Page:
The more time you spend on the indoor rower, the fitter you’ll get. It’s more or less as simple as that. The indoor rower, most likely a Concept2 model D (or model E if you’re a member of a particularly swanky gym), is a core piece of gym kit and, along with the treadmill and power rack (or power cage), will deliver a substantial workout that chisels both heart and muscle.
To monitor your fitness progression it’s worth incorporating a test or two into your workout calendar. On workingouttheworkout we’ve already championed the O’Neill 4 minute protocol, and now it’s time to ratchet up the difficulty a notch or two and introduce the 2k erg test, aka – how long does it take you to (indoor) row 2000m?
At this point, let’s bring in four-time Olympic gold medal winner Sir Matthew Pinsent, via an interview on concept2uk’s YouTube channel, to give a quick spot of coaching before we set off on our stationary voyage across the gym floor –
“For me the idea of racing 2km was you go off as hard as you can, but not for more than 10 stokes, and then you’ve got a split in mind, and you try and hold that all the way through.”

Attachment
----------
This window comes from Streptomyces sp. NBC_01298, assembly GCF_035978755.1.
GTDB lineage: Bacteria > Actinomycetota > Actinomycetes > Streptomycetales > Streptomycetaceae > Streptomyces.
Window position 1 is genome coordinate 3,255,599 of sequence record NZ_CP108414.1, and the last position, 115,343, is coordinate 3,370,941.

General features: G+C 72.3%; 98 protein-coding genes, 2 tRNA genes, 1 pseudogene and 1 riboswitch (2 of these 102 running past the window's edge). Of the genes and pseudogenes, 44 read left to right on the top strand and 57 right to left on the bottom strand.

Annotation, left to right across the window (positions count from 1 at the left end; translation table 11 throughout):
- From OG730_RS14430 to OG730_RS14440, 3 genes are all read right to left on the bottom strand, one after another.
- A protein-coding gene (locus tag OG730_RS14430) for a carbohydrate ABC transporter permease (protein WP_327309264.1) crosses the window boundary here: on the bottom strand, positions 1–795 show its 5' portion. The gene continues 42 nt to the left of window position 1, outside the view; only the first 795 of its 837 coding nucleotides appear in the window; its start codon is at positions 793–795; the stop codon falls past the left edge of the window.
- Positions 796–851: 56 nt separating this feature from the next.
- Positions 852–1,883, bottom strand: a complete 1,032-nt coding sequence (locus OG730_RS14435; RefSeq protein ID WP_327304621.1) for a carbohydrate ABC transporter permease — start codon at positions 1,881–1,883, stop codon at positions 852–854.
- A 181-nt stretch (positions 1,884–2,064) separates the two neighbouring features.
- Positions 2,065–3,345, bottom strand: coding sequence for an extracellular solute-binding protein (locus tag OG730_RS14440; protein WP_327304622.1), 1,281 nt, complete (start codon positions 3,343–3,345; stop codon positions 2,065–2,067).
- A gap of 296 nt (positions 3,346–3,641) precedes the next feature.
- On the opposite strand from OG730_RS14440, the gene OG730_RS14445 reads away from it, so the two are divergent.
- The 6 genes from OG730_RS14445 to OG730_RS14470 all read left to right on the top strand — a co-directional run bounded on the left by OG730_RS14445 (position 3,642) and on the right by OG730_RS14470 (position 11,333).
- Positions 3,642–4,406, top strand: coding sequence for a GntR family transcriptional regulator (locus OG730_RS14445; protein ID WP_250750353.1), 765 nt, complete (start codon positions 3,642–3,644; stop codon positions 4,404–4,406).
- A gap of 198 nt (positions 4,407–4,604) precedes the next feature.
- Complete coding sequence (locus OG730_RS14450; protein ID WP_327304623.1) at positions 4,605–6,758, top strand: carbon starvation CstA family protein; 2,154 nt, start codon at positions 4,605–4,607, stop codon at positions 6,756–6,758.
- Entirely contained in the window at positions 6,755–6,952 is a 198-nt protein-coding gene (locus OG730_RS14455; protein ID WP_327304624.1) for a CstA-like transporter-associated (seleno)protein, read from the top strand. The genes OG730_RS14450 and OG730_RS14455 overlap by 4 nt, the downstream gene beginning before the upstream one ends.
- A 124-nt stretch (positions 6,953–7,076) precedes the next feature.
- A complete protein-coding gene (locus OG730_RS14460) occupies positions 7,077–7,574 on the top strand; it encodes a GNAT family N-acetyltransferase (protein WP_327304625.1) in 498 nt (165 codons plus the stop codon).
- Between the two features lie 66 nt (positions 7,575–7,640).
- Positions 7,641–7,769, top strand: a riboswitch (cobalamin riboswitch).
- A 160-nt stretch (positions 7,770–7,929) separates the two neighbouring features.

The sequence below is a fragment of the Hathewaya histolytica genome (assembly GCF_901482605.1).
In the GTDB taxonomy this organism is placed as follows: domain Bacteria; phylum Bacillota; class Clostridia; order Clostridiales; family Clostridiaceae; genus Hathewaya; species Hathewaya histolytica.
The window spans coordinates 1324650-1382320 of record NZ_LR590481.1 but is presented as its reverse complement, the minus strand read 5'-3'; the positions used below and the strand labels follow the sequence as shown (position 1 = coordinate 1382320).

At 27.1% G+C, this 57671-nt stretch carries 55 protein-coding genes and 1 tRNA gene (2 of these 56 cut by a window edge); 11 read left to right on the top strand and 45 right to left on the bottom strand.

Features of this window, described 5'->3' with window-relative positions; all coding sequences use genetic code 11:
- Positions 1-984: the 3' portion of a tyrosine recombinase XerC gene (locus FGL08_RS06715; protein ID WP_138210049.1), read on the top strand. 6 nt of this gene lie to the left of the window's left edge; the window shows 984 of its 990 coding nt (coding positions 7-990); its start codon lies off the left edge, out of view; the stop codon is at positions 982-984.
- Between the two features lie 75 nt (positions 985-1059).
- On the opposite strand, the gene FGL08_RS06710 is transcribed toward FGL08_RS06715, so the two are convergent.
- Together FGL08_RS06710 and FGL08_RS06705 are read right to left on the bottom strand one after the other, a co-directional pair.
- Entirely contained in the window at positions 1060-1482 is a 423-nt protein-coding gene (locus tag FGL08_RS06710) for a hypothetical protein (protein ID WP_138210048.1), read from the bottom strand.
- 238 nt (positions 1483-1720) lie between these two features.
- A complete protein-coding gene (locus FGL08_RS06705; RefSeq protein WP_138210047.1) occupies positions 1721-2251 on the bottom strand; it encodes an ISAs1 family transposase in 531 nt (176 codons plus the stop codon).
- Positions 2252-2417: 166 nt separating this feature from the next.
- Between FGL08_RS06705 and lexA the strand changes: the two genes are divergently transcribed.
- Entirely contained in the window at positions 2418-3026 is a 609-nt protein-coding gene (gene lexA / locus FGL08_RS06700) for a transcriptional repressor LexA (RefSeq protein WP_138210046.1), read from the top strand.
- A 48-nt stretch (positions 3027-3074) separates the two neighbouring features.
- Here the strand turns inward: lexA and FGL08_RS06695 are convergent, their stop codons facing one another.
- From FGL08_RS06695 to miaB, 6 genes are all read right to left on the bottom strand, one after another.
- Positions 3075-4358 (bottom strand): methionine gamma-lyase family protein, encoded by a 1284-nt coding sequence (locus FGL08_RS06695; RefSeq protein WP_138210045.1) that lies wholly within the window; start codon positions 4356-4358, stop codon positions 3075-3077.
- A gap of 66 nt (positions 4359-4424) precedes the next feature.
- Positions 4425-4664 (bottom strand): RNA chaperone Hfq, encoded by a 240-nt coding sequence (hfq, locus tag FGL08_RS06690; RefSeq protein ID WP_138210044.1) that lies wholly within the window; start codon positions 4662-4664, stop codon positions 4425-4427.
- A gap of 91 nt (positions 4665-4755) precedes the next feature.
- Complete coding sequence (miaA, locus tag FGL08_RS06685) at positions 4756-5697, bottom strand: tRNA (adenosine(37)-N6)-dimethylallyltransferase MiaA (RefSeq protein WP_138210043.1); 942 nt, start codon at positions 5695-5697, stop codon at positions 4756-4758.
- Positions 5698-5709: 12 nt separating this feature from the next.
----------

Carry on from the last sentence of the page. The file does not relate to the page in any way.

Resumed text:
“The tough time of an ergo [test] is from 1000m through to maybe 400m to go – that 600m is make or break, and you know when you get into that bit whether it’s going to work out all right or not be a good day.”
If you find yourself seeing any of the times listed below on your monitor when that magic 2km point arrives –
- Senior Women (>59kg) : 6m45s (elite), 6m55s (development)
- Senior Men (>72.5kg) : 5m54s (elite), 6m06s (development)
then congratulations, you’ve qualified for the USA rowing team!
Have fun with it, and anything below 8 min is a solid performance in my book. I’ll share my current time with you in an update to this post.
Updated 13 Feb 2014
2k erg time = 7m34.7s